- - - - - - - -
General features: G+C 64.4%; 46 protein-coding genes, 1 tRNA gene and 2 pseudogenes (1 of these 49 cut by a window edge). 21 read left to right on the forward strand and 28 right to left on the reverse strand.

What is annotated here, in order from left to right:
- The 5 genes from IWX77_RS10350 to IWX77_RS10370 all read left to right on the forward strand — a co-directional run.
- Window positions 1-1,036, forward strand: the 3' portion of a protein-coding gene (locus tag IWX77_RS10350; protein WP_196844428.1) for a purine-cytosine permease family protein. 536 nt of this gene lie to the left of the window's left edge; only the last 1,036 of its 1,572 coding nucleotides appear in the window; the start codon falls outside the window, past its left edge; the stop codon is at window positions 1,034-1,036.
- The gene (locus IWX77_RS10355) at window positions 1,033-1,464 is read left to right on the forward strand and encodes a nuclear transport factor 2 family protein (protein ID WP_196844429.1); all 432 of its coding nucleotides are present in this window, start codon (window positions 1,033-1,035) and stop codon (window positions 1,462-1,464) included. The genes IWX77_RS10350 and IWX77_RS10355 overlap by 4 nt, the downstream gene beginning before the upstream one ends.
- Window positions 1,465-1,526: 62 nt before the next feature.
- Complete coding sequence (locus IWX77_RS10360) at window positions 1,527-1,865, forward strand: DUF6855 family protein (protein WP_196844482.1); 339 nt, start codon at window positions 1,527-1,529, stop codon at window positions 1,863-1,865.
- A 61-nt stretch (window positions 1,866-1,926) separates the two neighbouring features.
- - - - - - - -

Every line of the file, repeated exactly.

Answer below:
General features: G+C 64.4%; 46 protein-coding genes, 1 tRNA gene and 2 pseudogenes (1 of these 49 cut by a window edge). 21 read left to right on the forward strand and 28 right to left on the reverse strand.

What is annotated here, in order from left to right:
- The 5 genes from IWX77_RS10350 to IWX77_RS10370 all read left to right on the forward strand — a co-directional run.
- Window positions 1-1,036, forward strand: the 3' portion of a protein-coding gene (locus tag IWX77_RS10350; protein WP_196844428.1) for a purine-cytosine permease family protein. 536 nt of this gene lie to the left of the window's left edge; only the last 1,036 of its 1,572 coding nucleotides appear in the window; the start codon falls outside the window, past its left edge; the stop codon is at window positions 1,034-1,036.
- The gene (locus IWX77_RS10355) at window positions 1,033-1,464 is read left to right on the forward strand and encodes a nuclear transport factor 2 family protein (protein ID WP_196844429.1); all 432 of its coding nucleotides are present in this window, start codon (window positions 1,033-1,035) and stop codon (window positions 1,462-1,464) included. The genes IWX77_RS10350 and IWX77_RS10355 overlap by 4 nt, the downstream gene beginning before the upstream one ends.
- Window positions 1,465-1,526: 62 nt before the next feature.
- Complete coding sequence (locus IWX77_RS10360) at window positions 1,527-1,865, forward strand: DUF6855 family protein (protein WP_196844482.1); 339 nt, start codon at window positions 1,527-1,529, stop codon at window positions 1,863-1,865.
- A 61-nt stretch (window positions 1,866-1,926) separates the two neighbouring features.